In Japan, the common thinking is that if you want the absolute best-tasting food, you have to go to an independently run restaurant, generally with a long wait for tables and/or high prices on the menu. But what about those times when you’re hungry, but not in the mood to spend a large chunk of either your free time or disposable income on a meal?
That’s when you turn to one of Japan’s national chains, and if you can’t decide which, maybe this survey on the top 12 chain restaurants in Japan can help you.
In a recent online survey, Internet portal My Navi Woman asked 171 adult participants, all of whom said they have no qualms about eating in large chains, to pick their favorite restaurant that has branches across Japan. Let’s dive right into this list that proves you’re never far from a satisfying meal in Japan.
10 (tie). Sushi Ro
10 (tie). Royal Host
Royal Host is part of what Japan calls the “family restaurant” segment, akin to Denny’s or Coco’s. “The flavors aren’t subtle, but the food still has a high-class feel to it,” said one woman who made it her pick.
10 (tie). Coco’s
Speaking of Coco’s, the American chain has a following in Japan, where in addition to Western-style fare it also serves Japanese favorites like katsu pork cutlets and curry. “I think it has the best cost-performance of any family restaurant,” commented one fan.
6 (tie). Ringer Hut
Ringer Hut’s unusual name seems to be a reference to the steeple featured in its logo and on many of its buildings. Originating in Nagasaki, the chain’s signature menu item is champon, a bowl of noodles with a generous portion of vegetables.
6 (tie). Marugame Udon
While you’ll find more ramen restaurants than any other kind of noodle joint in Japan, udon can be a lighter and healthier option that’s no less delicious. Paired with a selection of tempura, Marugame’s noodles are so good, some people opt for a giant order.
You don’t even have to come all the way to Japan to try them. as Marugame now has branches in Australia, Southeast Asia, China, Korea, Russia, and Hawaii in the U.S. (where the chain is renamed Marukame).
6 (tie). Osho
I was first shown the wonders of Osho by my brother, who knew it by its nickname used in the Iwakuni expat community, “The Gyoza House.” Osho actually, has a full line-up of tasty Chinese noodle and side dishes, but they all pale in comparison to their absolutely delicious gyoza (pot stickers), which are also dirt cheap at just 220 yen (US $2.15) for a plate of six.
6 (tie). Gusto
Gusto’s name is a holdover from its early days when its menu was still centered on inexpensive pastas and other Italian-style dishes. The menu has branched out considerably since then, but the chain has stayed consistently popular with its core demographic: hungry students and young adults who come to fill up on things like cheese-filled hamburger steak.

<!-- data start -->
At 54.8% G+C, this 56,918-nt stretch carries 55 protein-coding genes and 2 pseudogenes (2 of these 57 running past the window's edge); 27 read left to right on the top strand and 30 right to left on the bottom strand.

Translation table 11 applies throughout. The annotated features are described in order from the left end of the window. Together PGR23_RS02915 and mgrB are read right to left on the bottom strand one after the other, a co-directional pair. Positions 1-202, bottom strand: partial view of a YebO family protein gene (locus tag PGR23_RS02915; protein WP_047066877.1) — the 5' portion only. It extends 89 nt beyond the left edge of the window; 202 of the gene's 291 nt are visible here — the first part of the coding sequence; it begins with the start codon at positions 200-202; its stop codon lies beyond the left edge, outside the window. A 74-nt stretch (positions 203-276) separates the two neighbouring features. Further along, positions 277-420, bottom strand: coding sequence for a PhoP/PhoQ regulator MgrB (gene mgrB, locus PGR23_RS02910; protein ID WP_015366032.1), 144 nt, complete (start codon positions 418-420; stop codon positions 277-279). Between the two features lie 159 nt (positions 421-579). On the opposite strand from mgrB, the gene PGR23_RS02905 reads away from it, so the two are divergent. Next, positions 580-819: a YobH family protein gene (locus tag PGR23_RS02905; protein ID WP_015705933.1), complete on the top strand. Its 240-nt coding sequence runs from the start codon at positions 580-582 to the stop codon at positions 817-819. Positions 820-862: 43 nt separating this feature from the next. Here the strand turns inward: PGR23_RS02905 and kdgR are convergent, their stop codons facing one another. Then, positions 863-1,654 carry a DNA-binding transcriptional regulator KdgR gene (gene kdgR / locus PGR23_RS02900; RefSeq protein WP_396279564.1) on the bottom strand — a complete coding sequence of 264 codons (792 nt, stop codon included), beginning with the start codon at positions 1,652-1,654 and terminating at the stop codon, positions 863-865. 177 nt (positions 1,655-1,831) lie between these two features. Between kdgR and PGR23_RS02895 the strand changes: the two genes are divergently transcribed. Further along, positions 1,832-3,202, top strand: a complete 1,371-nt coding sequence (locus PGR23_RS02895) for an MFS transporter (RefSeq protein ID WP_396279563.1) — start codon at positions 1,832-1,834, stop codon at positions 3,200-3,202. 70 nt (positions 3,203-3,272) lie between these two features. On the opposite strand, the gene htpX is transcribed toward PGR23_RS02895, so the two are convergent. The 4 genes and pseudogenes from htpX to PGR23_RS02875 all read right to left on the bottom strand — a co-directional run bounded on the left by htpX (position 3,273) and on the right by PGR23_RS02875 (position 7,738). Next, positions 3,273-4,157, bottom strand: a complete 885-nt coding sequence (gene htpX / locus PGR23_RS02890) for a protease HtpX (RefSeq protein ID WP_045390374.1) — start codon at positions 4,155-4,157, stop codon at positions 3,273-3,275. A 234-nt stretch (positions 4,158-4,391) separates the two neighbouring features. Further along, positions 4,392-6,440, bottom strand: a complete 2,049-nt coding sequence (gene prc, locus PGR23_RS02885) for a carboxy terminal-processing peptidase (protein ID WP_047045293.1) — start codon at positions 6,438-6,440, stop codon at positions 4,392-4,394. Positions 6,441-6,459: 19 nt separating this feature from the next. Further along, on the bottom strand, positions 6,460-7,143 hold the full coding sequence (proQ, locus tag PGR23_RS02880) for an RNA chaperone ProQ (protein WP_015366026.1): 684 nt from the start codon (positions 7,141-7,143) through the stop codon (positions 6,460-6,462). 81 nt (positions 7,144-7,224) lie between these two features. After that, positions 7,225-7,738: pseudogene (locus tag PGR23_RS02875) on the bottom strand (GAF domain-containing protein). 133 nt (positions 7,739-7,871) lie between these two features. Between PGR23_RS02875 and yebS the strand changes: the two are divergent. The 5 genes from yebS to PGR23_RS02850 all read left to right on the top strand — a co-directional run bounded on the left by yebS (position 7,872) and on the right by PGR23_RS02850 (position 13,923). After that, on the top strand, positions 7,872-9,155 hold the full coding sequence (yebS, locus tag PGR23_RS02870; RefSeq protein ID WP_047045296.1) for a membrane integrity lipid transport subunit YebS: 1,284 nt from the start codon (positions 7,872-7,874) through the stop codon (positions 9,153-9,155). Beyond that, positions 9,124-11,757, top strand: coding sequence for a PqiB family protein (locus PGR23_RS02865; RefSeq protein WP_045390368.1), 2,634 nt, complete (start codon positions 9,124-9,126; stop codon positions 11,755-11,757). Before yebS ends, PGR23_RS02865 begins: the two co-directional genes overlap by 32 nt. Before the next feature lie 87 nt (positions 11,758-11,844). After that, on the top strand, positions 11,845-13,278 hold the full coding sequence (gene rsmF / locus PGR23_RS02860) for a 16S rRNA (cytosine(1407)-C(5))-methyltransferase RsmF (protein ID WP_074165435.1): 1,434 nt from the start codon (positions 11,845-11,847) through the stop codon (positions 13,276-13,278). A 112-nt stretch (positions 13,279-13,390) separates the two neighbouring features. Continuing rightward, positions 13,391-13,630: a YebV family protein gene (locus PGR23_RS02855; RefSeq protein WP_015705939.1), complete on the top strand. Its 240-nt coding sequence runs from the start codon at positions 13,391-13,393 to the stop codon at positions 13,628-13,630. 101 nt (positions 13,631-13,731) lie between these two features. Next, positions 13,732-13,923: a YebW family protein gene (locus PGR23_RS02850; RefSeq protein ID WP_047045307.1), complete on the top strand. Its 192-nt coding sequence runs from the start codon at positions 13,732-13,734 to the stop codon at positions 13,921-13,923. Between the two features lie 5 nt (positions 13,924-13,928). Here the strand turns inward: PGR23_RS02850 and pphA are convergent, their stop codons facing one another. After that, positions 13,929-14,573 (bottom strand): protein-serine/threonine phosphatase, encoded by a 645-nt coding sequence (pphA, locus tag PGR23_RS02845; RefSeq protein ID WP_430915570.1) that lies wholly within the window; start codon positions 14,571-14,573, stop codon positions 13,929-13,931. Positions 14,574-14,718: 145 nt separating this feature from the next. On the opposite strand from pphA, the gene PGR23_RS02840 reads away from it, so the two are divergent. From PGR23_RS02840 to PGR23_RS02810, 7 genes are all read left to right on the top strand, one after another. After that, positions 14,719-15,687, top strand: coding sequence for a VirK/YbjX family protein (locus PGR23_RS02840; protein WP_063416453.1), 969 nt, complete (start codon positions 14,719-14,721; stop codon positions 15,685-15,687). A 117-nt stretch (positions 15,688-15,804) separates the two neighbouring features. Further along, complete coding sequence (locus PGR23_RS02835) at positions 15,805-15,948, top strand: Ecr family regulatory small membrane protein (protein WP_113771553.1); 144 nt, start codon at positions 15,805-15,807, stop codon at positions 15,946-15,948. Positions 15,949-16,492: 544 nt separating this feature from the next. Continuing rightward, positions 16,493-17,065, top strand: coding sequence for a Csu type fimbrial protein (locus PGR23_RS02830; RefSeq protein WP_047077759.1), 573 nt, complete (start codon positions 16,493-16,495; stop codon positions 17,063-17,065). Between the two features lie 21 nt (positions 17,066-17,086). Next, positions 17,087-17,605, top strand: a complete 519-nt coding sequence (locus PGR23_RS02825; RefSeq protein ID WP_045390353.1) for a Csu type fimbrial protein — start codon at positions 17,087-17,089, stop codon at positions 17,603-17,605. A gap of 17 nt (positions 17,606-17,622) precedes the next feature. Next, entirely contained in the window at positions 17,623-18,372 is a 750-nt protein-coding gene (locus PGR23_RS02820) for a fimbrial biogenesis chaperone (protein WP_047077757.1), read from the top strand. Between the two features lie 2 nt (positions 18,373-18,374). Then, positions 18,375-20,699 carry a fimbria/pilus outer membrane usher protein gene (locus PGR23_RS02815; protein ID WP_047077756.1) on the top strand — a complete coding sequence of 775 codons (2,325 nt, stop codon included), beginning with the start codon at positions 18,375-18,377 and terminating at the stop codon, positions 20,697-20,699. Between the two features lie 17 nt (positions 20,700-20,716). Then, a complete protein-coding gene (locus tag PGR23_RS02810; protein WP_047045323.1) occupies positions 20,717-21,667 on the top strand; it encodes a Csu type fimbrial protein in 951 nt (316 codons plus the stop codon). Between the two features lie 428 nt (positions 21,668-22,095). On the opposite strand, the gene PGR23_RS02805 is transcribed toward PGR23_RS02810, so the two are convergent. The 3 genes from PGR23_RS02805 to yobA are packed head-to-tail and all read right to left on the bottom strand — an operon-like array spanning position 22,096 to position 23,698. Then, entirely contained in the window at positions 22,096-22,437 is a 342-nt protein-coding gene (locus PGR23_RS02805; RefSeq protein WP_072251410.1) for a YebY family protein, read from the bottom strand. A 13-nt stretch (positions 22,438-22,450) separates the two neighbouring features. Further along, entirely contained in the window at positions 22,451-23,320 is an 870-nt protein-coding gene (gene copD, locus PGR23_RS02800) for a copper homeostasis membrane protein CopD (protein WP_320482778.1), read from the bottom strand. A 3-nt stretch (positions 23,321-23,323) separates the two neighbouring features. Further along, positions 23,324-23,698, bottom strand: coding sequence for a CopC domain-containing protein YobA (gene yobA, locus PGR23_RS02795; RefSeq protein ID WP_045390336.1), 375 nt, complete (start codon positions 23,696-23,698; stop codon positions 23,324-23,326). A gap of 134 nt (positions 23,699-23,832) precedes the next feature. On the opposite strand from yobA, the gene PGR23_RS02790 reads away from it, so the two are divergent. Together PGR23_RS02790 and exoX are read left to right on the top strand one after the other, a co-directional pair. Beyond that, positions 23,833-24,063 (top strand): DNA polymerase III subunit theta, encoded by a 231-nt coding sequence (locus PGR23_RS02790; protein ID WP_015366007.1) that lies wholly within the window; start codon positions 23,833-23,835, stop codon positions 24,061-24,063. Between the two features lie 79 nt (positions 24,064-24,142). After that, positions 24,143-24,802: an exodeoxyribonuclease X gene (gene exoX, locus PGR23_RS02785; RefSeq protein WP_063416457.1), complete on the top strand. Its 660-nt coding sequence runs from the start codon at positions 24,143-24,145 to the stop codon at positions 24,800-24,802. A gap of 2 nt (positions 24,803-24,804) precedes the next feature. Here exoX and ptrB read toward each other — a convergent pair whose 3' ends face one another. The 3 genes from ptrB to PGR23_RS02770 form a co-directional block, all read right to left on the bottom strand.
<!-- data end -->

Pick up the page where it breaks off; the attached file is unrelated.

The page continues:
4 (tie). Bamiyan
Bamiyan, which like Gusto is part of the Skylark restaurant group, occasionally bills itself as “the world famous Chinese restaurant.” We’re not sure anyone outside of Japan really knows about the chain, but it does have plenty of domestic fans, such as the one who feels, “The flavors are arranged for Japanese palates, but they’re pleasing and you get a lot for your money.”
4 (tie). Yayoi Ken
Yayoi Ken specializes in the set meals called teishoku, which give you some rice, vegetables, and a main dish. The chain offers everything from deep-fried croquettes to healthy grilled fish, meaning you could eat there every day for a week, never ordering the same thing twice or having a bad meal. Plus, if you find Japan’s portions to be a bt on the skimpy size, you’ll be happy to know that Yayoi Ken gives free refills of rice and miso soup with all of its teishoku.
3. Bikkuri Donkey
It’d be hard to measure how many customers Bikkuri Donkey lost because of its name, which means “Surprise Donkey,” which should be pretty inauspicious for a chain that serves hamburger steaks made out of ground meat. But even with that strike against it, its food (which thankfully doesn’t actually contain donkey) is good enough that the chain has been around for close to 50 years. “They have the best hamburger steaks of any chain in Japan, by far,” gushed one fan.
Japan’s favorite cheap Italian restaurant, Saizeriya’s food prep process is so streamlined its rumored that its kitchen staff doesn’t even have to use a knife in preparing customers’ meals. “The food is inexpensive, but it’s filling and perfectly tasty,” remarked one woman.
Saizeriya also remains one of the easiest places in Japan to get liquored up on a budget, with 1.5-liter bottles of wine for just 1,080 yen ($10.55). It’s not the highest quality vino, but by the time you’re halfway through with it, odds are you won’t care anymore.
And the award for Japan’s tastiest chain goes to Otoya. Like Yayoi Ken, Otoya is a teishoku restaurant, although their menu is a little heavier on fried food. With a mix of high-quality ingredients, reasonable portions, and a relaxing atmosphere, one survey respondent described it as “a restaurant you can take your family or friends to, or just as easily enjoy by yourself.”
So remember, the next time someone tells you eating out in Japan is too expensive or finding a restaurant is too hard, just whip out this list for a dozen meals where you can pay with a 1,000-yen bill and still get change.